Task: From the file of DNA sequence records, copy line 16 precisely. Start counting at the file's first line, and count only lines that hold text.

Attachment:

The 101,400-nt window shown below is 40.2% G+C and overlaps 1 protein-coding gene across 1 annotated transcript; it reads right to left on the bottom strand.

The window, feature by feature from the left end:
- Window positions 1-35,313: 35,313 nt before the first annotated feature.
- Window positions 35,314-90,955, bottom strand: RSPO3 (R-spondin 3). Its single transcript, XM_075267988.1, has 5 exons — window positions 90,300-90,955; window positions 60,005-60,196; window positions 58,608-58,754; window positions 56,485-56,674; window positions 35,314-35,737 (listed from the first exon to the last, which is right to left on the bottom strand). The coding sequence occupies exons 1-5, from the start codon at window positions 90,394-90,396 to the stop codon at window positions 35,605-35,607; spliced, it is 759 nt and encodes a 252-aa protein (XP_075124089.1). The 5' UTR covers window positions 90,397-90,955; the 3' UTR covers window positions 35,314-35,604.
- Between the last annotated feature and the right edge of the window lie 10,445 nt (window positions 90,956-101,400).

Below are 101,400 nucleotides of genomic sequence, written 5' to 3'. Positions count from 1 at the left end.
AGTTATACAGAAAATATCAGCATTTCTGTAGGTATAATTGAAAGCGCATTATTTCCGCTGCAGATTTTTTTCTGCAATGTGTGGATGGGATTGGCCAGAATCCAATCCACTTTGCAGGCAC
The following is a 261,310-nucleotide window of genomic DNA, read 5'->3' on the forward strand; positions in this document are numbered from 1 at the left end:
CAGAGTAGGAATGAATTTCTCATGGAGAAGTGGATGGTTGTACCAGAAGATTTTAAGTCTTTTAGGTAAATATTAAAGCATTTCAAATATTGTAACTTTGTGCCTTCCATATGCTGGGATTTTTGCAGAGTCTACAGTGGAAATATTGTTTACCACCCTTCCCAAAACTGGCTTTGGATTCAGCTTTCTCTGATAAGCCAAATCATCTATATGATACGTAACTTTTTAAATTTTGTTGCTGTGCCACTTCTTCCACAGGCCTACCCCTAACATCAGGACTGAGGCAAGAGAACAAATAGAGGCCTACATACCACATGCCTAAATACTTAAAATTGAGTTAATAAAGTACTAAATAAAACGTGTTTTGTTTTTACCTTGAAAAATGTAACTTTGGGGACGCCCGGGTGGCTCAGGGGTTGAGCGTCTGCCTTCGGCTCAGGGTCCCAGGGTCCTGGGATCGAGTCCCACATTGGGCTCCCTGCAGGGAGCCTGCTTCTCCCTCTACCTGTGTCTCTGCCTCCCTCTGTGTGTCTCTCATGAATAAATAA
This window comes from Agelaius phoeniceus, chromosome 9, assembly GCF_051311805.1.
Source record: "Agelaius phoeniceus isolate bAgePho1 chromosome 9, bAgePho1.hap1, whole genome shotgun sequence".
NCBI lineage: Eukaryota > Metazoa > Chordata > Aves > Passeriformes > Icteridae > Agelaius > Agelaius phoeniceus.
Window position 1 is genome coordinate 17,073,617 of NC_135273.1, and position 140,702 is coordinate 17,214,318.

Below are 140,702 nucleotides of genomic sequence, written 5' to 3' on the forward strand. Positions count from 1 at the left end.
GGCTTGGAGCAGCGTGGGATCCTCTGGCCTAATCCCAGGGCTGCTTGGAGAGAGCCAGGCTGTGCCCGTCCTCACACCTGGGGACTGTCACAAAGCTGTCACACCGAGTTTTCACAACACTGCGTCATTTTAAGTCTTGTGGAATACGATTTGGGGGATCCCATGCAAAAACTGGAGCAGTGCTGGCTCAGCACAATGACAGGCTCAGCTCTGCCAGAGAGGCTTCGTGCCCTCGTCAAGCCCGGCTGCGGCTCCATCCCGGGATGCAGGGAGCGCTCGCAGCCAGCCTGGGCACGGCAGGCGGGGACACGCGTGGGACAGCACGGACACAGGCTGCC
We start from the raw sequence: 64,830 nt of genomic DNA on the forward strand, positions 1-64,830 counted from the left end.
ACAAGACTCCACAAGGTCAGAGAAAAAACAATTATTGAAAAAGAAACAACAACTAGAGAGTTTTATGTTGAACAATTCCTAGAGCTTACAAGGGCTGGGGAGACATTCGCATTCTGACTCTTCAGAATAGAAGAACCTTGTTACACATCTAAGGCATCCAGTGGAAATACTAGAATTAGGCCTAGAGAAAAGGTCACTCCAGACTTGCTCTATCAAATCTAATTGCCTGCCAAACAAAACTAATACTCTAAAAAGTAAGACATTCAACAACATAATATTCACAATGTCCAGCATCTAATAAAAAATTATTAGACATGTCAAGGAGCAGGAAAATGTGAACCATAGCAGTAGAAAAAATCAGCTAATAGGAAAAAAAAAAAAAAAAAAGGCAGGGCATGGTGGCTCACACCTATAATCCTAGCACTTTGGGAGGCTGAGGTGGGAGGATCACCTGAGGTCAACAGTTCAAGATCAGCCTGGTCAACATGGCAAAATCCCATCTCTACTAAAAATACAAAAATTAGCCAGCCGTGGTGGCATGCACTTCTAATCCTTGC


We start from the raw sequence: 64,830 nt of genomic DNA on the forward strand, positions 1-64,830 counted from the left end.